Titanium recycling gives Europe a valuable new metal supply
Titanium recycling plant preserves an important resource, as well as protecting the climate
Titanium is named after the powerful Titans of Greek mythology. That’s because of its great strength. It’s also light, doesn’t corrode, and bends without breaking. Those properties make it a strategic raw material for many products, including aeroplane body parts, missiles, spacecraft and defence armour.
The problem is that it is not easy to buy titanium in Europe or find an economical way to recycle the scraps. Big firms like Airbus or the European Aeronautic Defence and Space Company often look to the US or Russia when they need to buy titanium or get rid of the scraps for recycling. Now a new French factory called EcoTitanium is solving this supply and recycling problem by using advanced furnaces and other technology to recycle titanium. The process helps the environment by reducing emissions because recycling titanium uses less energy than refining titanium ore.
“Titanium is a valuable metal and we are going to dramatically improve the supply of it,” says Thomas Devedjian, chief financial officer at Eramet, a French mining and metals group that, together with a Kazakh firm and other partners, built EcoTitanium in the Auvergne volcanic region of central France.
EcoTitanium uses the latest technology in plasma and vacuum furnaces that consume less energy than other melting methods. A plasma furnace melts substances with heated gas, while a vacuum furnace melts with the absence of air to prevent contamination. Titanium requires special melting devices because it is so resistant to heat.
Titanium is not rare, but it is costly because it is hard to refine. The metal is usually made using the so-called Kroll process, which involves a lot of labour and extreme heat. Titanium is about six times more expensive to produce than steel. The new recycling plant, in Saint-Georges-de-Mons, about four hours by car south of Paris, will turn out aviation-grade titanium alloy that is a little cheaper than new titanium and less wasteful.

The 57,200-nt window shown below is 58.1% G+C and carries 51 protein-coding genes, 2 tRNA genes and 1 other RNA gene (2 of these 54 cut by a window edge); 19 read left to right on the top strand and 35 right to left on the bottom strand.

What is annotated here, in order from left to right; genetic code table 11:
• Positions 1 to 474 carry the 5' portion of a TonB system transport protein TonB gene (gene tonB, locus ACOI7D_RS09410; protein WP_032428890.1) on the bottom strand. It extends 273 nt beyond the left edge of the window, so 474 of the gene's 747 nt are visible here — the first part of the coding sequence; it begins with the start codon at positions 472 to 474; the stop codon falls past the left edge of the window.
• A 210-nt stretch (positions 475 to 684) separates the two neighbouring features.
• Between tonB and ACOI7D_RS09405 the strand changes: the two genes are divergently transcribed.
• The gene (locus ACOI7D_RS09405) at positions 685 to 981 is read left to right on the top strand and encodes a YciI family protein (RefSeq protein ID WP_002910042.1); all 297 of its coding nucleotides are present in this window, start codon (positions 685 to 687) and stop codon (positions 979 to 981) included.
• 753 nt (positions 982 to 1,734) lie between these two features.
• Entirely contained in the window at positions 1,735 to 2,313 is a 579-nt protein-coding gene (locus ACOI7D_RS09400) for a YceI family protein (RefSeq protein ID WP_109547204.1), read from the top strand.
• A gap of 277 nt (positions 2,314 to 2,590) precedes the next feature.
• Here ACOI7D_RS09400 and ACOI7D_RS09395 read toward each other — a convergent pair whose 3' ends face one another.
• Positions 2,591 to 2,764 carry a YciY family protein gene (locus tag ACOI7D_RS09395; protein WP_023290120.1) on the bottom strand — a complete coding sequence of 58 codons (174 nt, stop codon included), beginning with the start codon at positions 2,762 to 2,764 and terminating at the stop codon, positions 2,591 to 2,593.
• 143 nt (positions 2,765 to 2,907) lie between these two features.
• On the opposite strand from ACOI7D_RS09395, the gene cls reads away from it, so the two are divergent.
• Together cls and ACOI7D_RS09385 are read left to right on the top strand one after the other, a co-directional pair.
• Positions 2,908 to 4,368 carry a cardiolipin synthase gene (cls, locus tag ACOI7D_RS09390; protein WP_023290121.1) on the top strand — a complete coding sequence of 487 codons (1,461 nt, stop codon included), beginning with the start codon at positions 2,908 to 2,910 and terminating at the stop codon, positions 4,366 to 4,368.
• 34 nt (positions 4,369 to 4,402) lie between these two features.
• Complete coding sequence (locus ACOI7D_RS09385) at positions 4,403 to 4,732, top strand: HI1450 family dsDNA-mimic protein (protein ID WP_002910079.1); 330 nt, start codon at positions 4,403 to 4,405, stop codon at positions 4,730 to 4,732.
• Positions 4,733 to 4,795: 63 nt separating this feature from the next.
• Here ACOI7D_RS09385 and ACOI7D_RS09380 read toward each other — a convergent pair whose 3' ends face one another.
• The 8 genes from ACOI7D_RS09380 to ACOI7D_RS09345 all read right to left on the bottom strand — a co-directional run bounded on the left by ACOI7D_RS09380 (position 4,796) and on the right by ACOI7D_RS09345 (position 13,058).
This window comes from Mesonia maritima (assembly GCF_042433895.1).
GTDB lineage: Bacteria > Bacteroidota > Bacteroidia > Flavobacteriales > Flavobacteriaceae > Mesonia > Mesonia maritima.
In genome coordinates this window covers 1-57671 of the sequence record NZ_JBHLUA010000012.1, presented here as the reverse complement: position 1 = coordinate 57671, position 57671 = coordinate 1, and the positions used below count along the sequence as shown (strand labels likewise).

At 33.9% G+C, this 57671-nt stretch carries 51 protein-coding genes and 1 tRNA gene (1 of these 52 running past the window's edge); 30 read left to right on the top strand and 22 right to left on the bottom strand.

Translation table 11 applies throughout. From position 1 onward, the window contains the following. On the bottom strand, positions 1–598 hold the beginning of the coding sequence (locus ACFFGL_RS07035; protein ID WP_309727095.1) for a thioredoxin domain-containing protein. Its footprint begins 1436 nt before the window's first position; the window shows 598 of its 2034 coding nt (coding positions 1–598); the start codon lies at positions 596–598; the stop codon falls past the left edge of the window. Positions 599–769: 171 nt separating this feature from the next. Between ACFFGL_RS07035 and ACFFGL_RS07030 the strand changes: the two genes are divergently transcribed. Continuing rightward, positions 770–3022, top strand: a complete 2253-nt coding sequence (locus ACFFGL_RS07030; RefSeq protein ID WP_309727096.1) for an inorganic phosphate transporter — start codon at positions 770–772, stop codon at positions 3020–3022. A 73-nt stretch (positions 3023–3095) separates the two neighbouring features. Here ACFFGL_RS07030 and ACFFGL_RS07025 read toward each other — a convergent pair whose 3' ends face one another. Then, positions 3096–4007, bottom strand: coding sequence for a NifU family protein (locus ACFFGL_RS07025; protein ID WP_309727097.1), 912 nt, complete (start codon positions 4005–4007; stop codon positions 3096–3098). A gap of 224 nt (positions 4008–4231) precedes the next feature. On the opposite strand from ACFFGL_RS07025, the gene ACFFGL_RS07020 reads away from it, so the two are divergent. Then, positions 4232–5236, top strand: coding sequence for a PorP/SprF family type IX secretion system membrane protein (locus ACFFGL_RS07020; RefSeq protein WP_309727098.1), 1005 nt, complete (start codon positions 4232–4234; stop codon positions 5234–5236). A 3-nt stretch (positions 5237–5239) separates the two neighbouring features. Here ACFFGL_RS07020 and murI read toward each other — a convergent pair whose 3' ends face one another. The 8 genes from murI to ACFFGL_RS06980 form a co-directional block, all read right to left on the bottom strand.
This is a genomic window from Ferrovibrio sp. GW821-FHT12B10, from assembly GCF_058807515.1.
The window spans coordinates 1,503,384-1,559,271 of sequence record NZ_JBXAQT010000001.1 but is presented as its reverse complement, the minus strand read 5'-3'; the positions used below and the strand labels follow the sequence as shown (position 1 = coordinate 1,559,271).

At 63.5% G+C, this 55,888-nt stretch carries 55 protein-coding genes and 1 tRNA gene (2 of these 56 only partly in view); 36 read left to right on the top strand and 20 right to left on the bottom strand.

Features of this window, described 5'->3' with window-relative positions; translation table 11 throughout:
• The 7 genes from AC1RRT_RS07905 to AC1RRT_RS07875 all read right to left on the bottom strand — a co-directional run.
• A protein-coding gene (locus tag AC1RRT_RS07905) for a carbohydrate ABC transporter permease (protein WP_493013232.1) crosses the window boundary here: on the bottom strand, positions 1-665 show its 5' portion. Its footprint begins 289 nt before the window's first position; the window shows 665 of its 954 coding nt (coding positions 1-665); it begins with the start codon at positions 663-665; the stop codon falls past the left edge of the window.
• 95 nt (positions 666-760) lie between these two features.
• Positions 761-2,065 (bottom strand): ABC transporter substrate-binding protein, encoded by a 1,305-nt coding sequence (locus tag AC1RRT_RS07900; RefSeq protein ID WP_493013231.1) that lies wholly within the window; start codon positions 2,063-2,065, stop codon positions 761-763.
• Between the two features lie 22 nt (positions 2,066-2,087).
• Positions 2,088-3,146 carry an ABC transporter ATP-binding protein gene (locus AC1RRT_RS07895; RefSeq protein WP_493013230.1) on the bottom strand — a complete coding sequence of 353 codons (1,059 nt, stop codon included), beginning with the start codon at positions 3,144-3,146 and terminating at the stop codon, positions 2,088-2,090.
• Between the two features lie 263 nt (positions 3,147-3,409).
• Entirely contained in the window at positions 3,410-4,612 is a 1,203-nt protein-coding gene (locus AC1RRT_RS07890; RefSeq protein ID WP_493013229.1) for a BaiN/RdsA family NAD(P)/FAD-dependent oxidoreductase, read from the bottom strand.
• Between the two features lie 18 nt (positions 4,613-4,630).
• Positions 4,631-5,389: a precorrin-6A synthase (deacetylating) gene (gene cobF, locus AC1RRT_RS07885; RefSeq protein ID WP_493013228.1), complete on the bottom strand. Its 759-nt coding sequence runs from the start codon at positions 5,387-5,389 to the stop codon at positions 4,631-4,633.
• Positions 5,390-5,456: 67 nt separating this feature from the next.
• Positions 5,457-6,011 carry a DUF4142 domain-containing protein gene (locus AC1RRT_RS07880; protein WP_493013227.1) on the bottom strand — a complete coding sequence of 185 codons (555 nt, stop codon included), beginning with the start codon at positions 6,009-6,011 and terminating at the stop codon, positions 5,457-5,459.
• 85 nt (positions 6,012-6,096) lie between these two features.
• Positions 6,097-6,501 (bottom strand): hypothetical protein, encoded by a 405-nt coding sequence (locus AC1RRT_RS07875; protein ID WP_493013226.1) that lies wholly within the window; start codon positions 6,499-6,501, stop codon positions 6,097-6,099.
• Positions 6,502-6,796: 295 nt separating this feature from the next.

“The new plant will save a lot of energy,” Devedjian says. “We estimate that it will prevent the emission of 100,000 tons of carbon dioxide a year, because we aren’t making titanium through the conventional, ore-based production channel, but recycling it using new furnace technologies that will cut waste.”
The European Investment Bank gave the plant a EUR 30 million loan, backed by the Investment Plan for Europe, an initiative started in 2014 to fund more innovative companies and break a cycle of declining investment in Europe. Without the EU bank’s help, EcoTitanium would have faced a tougher time financing itself. The plant, whose estimated total cost was EUR 48 million, was inaugurated in September 2017.
Titanium is a critical metal for the aircraft industry, but it also is used in hulls of ships, bicycle frames and in the chemicals industry. It connects well with bone, so it is found in dental implants and prostheses. Titanium dioxide, the material used to refine titanium metal, is an excellent whitener for paint, sunscreen and toothpaste.
The EcoTitanium plant will create at least 60 jobs. When it reaches full capacity in about a year, it will be able to make thousands of tons of titanium alloy annually.
The plant also allows Eramet, the French mining and metals group, and its partners to offer titanium customers a wide range of services. The extraction of ore and production of titanium metal is done by UKTMP, a partner firm in Kazakhstan. The forging of titanium ingots is performed at another Eramet site in central France. Titanium finishing occurs at a factory in southwestern France. EcoTitanium handles recycling.
“This is a wonderful project,” Di Giacomo says. “It has a little bit of everything – new technology, new jobs, less waste, helping the circular economy.”